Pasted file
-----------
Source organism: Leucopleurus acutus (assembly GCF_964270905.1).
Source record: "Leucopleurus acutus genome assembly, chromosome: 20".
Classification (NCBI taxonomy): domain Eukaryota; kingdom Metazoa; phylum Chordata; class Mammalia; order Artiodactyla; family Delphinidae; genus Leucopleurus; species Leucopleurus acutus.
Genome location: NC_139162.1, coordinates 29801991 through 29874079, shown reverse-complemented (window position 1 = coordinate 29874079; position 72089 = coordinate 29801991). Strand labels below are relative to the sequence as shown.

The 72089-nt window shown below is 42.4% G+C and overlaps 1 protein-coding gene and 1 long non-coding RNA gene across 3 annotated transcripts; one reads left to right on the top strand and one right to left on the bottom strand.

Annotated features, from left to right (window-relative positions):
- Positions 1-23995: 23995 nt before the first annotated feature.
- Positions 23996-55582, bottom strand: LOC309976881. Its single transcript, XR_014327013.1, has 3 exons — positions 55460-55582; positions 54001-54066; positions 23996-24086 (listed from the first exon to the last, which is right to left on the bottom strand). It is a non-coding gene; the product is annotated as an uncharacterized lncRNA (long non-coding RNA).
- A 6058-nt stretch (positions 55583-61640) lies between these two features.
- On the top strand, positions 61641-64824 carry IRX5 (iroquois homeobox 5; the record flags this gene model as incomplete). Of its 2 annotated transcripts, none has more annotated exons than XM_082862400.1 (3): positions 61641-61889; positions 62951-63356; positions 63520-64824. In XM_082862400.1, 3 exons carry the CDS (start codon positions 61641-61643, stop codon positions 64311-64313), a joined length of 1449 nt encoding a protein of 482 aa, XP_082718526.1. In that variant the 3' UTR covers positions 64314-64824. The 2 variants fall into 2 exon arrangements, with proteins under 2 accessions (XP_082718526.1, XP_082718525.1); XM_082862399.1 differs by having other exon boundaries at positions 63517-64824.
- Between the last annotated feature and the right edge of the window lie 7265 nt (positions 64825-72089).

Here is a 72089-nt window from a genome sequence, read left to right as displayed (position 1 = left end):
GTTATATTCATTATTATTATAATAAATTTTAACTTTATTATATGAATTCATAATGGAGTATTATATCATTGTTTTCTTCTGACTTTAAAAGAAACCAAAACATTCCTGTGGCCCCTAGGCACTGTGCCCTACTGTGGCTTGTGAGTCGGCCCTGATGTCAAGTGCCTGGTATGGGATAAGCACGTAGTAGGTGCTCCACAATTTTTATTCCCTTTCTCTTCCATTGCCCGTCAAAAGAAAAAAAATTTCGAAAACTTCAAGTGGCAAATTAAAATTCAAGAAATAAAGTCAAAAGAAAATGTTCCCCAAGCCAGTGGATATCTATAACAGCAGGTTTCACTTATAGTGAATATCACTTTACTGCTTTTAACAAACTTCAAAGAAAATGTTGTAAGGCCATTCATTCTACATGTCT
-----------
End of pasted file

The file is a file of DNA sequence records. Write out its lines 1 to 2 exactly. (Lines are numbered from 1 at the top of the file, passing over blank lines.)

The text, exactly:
Source organism: Leucopleurus acutus (assembly GCF_964270905.1).
Source record: "Leucopleurus acutus genome assembly, chromosome: 20".